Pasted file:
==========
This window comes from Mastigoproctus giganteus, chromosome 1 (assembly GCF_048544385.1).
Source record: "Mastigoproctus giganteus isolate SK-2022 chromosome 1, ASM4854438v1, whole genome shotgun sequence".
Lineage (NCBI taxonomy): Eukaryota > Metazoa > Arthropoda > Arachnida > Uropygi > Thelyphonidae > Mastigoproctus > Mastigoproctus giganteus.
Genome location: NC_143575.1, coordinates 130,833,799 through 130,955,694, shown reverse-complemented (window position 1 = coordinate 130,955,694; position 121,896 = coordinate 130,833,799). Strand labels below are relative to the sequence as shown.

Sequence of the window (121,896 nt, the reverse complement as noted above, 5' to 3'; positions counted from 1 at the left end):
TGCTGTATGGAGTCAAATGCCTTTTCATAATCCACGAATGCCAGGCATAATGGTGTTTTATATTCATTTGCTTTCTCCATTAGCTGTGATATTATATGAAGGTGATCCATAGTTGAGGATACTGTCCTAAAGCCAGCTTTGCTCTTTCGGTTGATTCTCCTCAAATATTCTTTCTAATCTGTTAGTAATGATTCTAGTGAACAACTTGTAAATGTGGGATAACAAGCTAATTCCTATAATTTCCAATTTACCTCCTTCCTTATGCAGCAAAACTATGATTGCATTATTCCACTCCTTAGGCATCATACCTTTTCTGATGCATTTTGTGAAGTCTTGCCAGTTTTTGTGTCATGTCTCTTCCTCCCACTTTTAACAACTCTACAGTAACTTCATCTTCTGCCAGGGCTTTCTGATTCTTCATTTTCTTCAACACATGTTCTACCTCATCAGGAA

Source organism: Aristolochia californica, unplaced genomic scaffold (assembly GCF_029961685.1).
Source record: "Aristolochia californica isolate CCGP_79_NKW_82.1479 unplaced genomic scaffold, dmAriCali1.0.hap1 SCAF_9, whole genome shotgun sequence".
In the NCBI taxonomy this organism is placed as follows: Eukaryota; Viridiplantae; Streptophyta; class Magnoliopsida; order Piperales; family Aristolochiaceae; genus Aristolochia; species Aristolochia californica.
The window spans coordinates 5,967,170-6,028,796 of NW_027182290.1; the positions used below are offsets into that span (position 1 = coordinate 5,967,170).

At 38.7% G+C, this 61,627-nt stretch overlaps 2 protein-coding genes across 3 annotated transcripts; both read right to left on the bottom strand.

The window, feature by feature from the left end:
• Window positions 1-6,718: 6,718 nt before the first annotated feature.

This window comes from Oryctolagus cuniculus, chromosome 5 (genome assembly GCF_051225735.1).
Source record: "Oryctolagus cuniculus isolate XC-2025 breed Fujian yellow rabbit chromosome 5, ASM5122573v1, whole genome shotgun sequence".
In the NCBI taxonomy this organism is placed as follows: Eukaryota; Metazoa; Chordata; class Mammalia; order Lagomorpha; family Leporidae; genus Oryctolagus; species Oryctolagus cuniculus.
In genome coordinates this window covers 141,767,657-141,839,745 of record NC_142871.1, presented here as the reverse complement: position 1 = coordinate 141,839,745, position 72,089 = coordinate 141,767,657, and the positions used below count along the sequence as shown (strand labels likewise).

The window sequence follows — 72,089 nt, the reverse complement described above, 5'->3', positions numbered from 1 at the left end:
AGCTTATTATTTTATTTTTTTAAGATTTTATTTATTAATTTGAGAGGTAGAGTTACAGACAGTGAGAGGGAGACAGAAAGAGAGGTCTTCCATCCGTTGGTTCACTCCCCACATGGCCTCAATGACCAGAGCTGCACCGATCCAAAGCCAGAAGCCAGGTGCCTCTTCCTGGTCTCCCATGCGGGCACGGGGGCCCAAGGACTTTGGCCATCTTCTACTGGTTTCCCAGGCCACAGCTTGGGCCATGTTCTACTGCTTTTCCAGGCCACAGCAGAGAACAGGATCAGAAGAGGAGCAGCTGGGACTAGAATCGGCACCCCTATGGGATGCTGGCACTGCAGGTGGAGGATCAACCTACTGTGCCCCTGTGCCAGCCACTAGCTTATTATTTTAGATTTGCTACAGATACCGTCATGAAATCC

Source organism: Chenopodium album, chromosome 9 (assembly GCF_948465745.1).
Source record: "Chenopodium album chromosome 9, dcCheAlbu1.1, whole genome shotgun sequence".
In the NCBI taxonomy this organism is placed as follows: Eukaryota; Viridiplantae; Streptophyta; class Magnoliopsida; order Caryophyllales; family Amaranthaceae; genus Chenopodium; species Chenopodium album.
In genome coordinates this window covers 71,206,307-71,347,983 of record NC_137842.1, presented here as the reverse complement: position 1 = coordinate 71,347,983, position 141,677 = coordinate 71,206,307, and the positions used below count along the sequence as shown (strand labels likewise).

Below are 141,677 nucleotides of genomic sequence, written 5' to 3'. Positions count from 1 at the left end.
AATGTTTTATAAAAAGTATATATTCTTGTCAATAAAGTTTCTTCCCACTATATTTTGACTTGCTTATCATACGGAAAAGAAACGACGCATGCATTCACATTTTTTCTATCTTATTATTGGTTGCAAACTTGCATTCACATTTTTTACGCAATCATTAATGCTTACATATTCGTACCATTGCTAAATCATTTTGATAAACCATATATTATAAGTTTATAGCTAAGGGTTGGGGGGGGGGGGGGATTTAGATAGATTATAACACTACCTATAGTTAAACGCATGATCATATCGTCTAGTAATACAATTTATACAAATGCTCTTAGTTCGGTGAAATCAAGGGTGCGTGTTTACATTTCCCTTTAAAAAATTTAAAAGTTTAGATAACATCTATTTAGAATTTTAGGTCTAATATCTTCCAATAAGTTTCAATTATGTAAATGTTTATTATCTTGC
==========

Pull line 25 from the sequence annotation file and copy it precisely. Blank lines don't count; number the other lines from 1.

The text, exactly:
AATGTTTTATAAAAAGTATATATTCTTGTCAATAAAGTTTCTTCCCACTATATTTTGACTTGCTTATCATACGGAAAAGAAACGACGCATGCATTCACATTTTTTCTATCTTATTATTGGTTGCAAACTTGCATTCACATTTTTTACGCAATCATTAATGCTTACATATTCGTACCATTGCTAAATCATTTTGATAAACCATATATTATAAGTTTATAGCTAAGGGTTGGGGGGGGGGGGGGATTTAGATAGATTATAACACTACCTATAGTTAAACGCATGATCATATCGTCTAGTAATACAATTTATACAAATGCTCTTAGTTCGGTGAAATCAAGGGTGCGTGTTTACATTTCCCTTTAAAAAATTTAAAAGTTTAGATAACATCTATTTAGAATTTTAGGTCTAATATCTTCCAATAAGTTTCAATTATGTAAATGTTTATTATCTTGC